The 3-day training will take place on December 14, 15, and 16.
International Center for Agribusiness Research and Education (ICARE).
Address: 74 Teryan Street, 0009 Yerevan (entrance from Teryan Street)
18:30 - 20:30 (this includes a coffee break). For details, see agenda below.
The working language will be English.
Training participation fee
The training is free of charge
Bio-economy has recently been emerged as one of the key tools for Sustainable Development, forcing the European Union to adopt a relevant strategic approach and allocate significant funds within the framework of Horizon 2020. One of prime pillars of bio-economy which refers to the exploitation/valorization of biomaterials presently considered as wastes, constitutes the spine of this course. In particular, specific examples of three different approaches, complementary to each other, will provide the audience with the required knowledge and insight for the identification of valuable resources, the implementation of their valorization and exploitation procedures and finally the registration of the final products under the framework of the European Agricultural Products Quality Policy.
Date: December 14
Time: 18:30-20:30 - Valorisation of agro-industrial wastes for the production and marketing of cosmetics, food supplements and pharmaceuticals
A valorization streamline approach leading to high added value end products, with special focus on winery wastes and the acquisition of polyphenol rich extracts and products, will be presented. The course will elaborate on a success story that concluded to the production of a cosmetic brand from winery wastes, but will also investigate the intriguing potentials for the development of food additives, nutraceuticals and pharmaceuticals through the same value chain. An overview of the theory, the wastes batch-process, their marketing and some practical applications will be presented.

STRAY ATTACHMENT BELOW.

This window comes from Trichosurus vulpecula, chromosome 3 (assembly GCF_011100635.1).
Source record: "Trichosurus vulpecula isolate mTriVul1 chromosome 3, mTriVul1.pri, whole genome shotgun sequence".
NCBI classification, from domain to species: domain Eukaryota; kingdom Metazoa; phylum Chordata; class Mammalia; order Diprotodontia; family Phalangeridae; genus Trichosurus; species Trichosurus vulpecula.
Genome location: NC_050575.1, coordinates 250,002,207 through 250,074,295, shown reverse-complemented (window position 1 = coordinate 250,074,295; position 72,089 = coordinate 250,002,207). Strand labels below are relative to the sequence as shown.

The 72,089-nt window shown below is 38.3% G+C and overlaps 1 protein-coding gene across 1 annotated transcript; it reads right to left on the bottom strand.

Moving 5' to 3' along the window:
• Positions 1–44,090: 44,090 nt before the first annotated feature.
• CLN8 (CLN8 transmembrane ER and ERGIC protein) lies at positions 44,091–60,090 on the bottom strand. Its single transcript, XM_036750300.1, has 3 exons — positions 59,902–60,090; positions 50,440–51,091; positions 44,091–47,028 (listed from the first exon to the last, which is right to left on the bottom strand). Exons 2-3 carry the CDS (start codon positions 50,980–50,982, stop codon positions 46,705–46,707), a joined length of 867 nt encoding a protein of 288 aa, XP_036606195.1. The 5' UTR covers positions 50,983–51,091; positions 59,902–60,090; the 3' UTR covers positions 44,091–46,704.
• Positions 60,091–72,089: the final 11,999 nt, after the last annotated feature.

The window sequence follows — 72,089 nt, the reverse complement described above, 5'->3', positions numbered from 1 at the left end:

Date: December 15
Time: 18:30-20:30 Exploitation of biodiversity for the production of novel products of natural origin
The consideration of biodiversity only as a subject of protection constitutes a serious drawback, acting as a threshold for the development of protected areas and the valorization of wild plant species. Despite these problems and misconceptions, biodiversity is a valuable natural resource, renowned for its pharmaceutical and biotechnological applications. This course aspires to provide a more fundamental approach for the valorization of the biodiversity through the presentation-discussion of several key steps and actions for the sustainable exploitation of wild plant populations. The case of Sideritis clandestina, also known as Greek Mountain Tea, will be presented and analyzed. At the end of the course a methodological replication scheme will be provided to the trainees.
Date: December 16
Time: 18:30-20:30 - European schemes for quality assurance and certification of foods and agricultural products
Quality is a key issue for every farmer and consumer, regardless if concerns commodities produced by basic procedures and standards or high-end quality products. Countries of limited Agricultural resources -like Armenia- has to invest and rely on high quality reputation in order to sustain competitiveness and profitability. EU quality schemes identify products and foodstuffs farmed and produced to exacting specifications. Three EU schemes known as PDO (Protected Designation of Origin), PGI (Protected Geographical Indication) and TSG (Traditional Specialty Guaranteed), along with the newly introduced quality scheme for Mountainous Farming Products aim to promote and protect names of quality of agricultural products and foodstuffs. The prerequisites and the step-by-step registration procedures will be presented in detail for all of the above mentioned schemes, utilizing as case studies the recently certified PDO Greek Products “Fava Santorinis”, “Tomataki Santorinis” and “Tsipouro Tyrnavou”.